Heifetz, Shaw, & A Blueprint
for Teaching the Arts
George Bernard Shaw, after attending a concert by the
violinist Jascha Heifetz, wrote him a letter.
My Dear Mr. Heifetz:
My wife and I were overwhelmed by your concert.
If you continue to play with such beauty, you will certainly
die young. No one can play with such perfection without
provoking the jealousy of the gods. I earnestly implore
you to play something badly every night before going
Art has such power in our
lives. Through the ages it has been among the most
powerful, influential, motivating aspects of human
experience. It exerts a tremendous impact upon the
lives of us all, even those who do not regularly participate
as viewers or makers of art. Ironically, it also affects
those who pay little attention to it because they think
of it as a strange entity separate from our “other” lives. But art is not only
in the museums, concert halls, or galleries, it also
in the buildings that surround us, sometimes—if
we’re lucky—in the buildings in which we
live; it is in the clothes we wear, the furniture we
buy, the cars we drive, the movies we watch, and on and
on. Certain cultures do not have a word for art within
their vocabulary because it is such an integral part
of their everyday lives. There is a distinct sense of
pleasure shared by cultures around the world, in making
art, discussing art, viewing art; in adding a dimension
of beauty to our environment with art. Historians have
written that the most important “books” of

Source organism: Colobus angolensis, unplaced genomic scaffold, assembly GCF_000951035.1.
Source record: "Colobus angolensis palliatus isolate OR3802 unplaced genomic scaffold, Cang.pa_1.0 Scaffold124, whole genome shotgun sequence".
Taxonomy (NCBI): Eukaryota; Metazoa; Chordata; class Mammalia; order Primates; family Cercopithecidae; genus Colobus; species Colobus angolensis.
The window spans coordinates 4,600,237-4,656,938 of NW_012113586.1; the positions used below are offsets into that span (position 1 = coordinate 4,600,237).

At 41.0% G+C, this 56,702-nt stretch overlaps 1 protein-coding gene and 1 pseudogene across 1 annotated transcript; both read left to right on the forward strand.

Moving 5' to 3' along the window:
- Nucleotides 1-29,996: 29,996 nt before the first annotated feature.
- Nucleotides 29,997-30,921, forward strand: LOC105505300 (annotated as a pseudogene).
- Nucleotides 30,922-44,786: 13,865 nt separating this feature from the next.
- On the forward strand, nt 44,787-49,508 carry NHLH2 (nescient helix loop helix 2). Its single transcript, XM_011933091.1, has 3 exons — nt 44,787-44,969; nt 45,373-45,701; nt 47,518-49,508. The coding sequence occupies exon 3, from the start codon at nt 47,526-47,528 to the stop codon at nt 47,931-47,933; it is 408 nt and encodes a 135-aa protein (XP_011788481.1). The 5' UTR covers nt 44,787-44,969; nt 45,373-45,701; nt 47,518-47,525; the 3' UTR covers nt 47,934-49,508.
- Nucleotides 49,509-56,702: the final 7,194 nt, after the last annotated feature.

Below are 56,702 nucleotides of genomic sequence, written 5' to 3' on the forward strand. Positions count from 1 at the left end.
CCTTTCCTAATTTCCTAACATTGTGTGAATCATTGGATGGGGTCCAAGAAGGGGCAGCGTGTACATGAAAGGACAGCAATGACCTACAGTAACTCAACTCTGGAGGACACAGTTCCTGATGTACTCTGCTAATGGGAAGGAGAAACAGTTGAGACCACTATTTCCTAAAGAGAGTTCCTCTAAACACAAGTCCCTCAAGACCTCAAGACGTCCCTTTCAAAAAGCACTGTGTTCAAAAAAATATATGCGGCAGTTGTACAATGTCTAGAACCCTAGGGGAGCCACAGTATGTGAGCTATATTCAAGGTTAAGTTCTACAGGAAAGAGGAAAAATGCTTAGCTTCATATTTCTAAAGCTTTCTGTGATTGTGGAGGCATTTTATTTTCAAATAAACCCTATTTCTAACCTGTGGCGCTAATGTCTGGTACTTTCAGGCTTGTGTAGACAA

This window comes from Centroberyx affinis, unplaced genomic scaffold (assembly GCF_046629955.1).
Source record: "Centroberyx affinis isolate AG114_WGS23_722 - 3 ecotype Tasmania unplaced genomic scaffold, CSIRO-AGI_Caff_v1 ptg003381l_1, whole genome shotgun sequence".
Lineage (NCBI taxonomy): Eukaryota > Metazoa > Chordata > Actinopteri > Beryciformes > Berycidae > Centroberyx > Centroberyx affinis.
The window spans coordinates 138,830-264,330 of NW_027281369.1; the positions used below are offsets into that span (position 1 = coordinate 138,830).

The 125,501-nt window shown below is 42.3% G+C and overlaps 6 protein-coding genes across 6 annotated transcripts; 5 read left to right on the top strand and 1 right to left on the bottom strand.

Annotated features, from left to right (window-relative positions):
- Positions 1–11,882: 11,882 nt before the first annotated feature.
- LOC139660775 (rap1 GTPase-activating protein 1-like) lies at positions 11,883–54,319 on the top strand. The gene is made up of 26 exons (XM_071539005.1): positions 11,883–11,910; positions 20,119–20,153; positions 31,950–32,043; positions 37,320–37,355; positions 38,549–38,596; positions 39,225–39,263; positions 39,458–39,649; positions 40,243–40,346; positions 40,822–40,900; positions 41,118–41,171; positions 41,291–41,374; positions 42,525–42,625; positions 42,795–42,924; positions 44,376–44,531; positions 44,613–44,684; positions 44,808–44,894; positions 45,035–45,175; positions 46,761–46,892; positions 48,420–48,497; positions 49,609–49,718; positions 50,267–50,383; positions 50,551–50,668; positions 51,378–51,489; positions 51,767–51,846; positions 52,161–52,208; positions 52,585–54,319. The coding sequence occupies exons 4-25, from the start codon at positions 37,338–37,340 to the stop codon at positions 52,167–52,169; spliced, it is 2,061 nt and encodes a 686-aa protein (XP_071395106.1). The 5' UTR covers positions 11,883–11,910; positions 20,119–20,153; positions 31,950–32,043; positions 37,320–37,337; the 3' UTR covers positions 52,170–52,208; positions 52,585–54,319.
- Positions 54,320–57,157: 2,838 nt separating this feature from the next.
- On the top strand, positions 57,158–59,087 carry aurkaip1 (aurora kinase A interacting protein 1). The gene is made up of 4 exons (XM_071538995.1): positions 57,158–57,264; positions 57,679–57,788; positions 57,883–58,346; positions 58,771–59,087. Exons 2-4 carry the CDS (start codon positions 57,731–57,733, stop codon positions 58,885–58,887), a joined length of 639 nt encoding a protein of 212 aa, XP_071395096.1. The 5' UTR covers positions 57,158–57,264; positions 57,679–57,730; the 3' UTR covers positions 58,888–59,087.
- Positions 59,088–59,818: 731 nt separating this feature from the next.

any culture are the books of art. At various times in
human history, rulers—even recently—have
forbidden people from listening to music, or have destroyed
important and priceless artifacts: once again, art is
powerful! Repression of art arises from fear of its power,
fear of expression, of diversity of thought, of losing
As the Department of Education
releases its new Blueprint for Teaching and Learning
in the Arts, let this message be as loud and clear
as can be: art must be within the schools. We do not,
cannot, will not have schools that fully educate our
nation’s youth until we have
art as an integral part of the daily, weekly, monthly,
and yearly education of every pre-K through 12th-grade
student. It is imperative that high quality works of
art be part of every student’s educational experience.
Students need to see, be part of, and create based on
their encounters with art created by the most imaginative
minds humankind has produced—and continues to produce.
How will students understand what is meant by high standards
unless they see examples of such standards in the classroom?
Since the 1960s, thousands of artists have had the privilege
and responsibility to take art into the classrooms and
theaters of schools around the United States. More often
than not, in my opinion, the finest, most affecting art
has been the result of the artist’s need to share
an idea, through creative expression, with humanity at
large, not just with a particular age group. Such artwork
repays itself over and over again, as each new generation
finds something in it that it can own.
To become an aesthetic object, artworks need to be grasped
by persons who have learned to engage in them, to co-exist
with created things for a time in aesthetic space. Virginia
Wolfe wrote that each of us is part of the work of art.
We are the words, we are the music, we are the thing
itself, such as we are: human at our best, not perfect.
Mr. Heifetz understood that: he allowed himself a false
note once in a while and consequently lived to a ripe
old age of 87.#
Scott Noppe-Brandon is the Executive Director of
the Lincoln Center Institute.